Instantly recognisable even despite its time out of the limelight, the 100-year-old British eyewear specialist Curry & Paxton is back and thriving along with their heritage glasses that were previously worn by Harry Palmer. Originally founded by Joseph Pickard and William Curry in 1876, they excelled with their innovative, premium-quality eyewear. After Pickard retired, George Paxton Snr joined, and the firm was later established as Curry & Paxton Ltd.
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Fast forward to Curry & Paxton’s efforts, supplying spectacles to 13 leading hospitals after the war; their frames continue to be used mainly for medical reasons. With the war becoming a not-so-distant memory, culture and fashion started to filter into Britain. At the time, Tatler was the most significant magazine, and Curry & Paxton had landed on the front cover of their November issue in 1959. As they became not just a medicinal tool but a fashionable accessory, they grew in popularity and were noticed in a few memorable moments in British history.
As the 60s took off and are remembered as one of the most significant decades in British history, we can’t help but reminisce on a decade filled with so many influential moments. Music and fashion became more experimental; there was colour everywhere and sounds that just influenced you to get up and dance. England won the 1966 Fifa World Cup against Germany, and cinema and film came into play more regularly. This is where Curry & Paxton left their mark in the era we can only enjoy as a memory.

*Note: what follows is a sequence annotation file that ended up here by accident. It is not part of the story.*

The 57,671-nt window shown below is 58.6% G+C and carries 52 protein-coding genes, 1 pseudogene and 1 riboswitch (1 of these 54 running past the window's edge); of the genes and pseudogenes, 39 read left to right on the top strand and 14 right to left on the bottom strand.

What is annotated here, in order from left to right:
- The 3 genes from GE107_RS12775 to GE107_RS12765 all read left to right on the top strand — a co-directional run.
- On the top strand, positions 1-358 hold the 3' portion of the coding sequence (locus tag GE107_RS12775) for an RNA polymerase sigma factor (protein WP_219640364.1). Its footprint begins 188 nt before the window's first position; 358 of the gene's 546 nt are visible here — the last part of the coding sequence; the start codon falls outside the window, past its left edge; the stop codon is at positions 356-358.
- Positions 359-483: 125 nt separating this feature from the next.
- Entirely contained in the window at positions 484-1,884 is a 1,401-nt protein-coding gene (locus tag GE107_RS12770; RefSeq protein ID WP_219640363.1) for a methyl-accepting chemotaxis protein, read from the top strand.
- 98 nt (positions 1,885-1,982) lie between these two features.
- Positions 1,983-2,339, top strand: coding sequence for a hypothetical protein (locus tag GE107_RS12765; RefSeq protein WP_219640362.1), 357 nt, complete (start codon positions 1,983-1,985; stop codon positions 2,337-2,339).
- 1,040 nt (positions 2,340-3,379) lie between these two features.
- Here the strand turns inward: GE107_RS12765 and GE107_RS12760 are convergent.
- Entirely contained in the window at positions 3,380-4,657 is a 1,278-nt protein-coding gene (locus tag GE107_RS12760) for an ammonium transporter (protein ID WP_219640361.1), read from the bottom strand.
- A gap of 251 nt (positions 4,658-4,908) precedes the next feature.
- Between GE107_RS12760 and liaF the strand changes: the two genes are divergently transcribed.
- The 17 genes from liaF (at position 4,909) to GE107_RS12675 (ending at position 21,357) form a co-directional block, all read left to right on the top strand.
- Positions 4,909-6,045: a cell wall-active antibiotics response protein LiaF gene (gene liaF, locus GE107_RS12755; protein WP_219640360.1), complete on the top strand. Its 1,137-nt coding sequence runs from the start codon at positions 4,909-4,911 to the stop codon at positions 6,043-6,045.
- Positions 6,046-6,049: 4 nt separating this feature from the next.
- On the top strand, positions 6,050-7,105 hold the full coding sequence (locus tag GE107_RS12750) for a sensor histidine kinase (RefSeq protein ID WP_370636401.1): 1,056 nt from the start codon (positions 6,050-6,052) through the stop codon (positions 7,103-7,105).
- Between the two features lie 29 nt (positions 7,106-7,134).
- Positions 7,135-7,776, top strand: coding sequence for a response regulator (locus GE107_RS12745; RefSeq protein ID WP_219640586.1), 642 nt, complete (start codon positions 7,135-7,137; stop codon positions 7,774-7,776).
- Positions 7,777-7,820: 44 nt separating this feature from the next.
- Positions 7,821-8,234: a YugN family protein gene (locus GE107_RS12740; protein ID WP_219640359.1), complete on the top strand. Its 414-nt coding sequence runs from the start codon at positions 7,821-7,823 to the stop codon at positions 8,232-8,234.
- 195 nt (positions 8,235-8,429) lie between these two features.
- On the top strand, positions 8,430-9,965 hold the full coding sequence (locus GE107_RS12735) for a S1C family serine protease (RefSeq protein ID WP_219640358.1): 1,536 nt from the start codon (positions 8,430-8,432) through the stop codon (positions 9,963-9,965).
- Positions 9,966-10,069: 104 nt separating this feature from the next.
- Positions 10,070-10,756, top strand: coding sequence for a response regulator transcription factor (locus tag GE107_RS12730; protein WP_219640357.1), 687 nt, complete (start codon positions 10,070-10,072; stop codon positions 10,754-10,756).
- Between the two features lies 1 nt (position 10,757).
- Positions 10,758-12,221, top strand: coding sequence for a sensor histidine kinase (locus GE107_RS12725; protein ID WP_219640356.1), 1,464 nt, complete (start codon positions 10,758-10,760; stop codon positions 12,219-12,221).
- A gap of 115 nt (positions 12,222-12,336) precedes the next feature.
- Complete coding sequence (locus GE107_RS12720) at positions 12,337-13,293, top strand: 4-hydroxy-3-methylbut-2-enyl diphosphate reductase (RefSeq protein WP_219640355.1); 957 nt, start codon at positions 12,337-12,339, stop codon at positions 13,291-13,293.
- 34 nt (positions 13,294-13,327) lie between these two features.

The Original Harry Palmer Glasses
In 1965, The Ipcress File was released to movie theatres worldwide; it was the first in the famous Harry Palmer series and starred a young Sir Michael Caine. Based on the novels by Len Deighton, The Ipcress File was a hit and won a BAFTA for the Best British Film award. The classic Yvan Optical frames worn by Sir Michael Caine became an iconic and timeless look easily recognisable amongst many then and now. Sir Michael Caine was recognised for his talents and, fortunately for Curry & Paxton, the glasses he wore. He only wore them in one scene but it’s a scene that you’ll be hard-pressed to forget.
The Yvon Optical Frames, better known as the original Harry Palmer Glasses, now remain in the hall of fame. Remembered by the older generations who were there and now flourish amongst the new and those to come. The dark tortoiseshell frames are made from 100% high-grade cellulose from world-renowned Italian manufacturer Mazzucchelli. Featuring five-barrel hinges and genuine pin fastenings for maximum strength and durability.
Although Curry & Paxton didn’t make it through the global boom in the 80s, the iconic frames continued to hold their title. The brand later re-emerged in the new millennium and is now here to stay. As the famous classic frames once made, such as the Yvon and Grace, have taken off, we can consider that Curry & Paxton will continue to adapt and thrive over the next 100 years.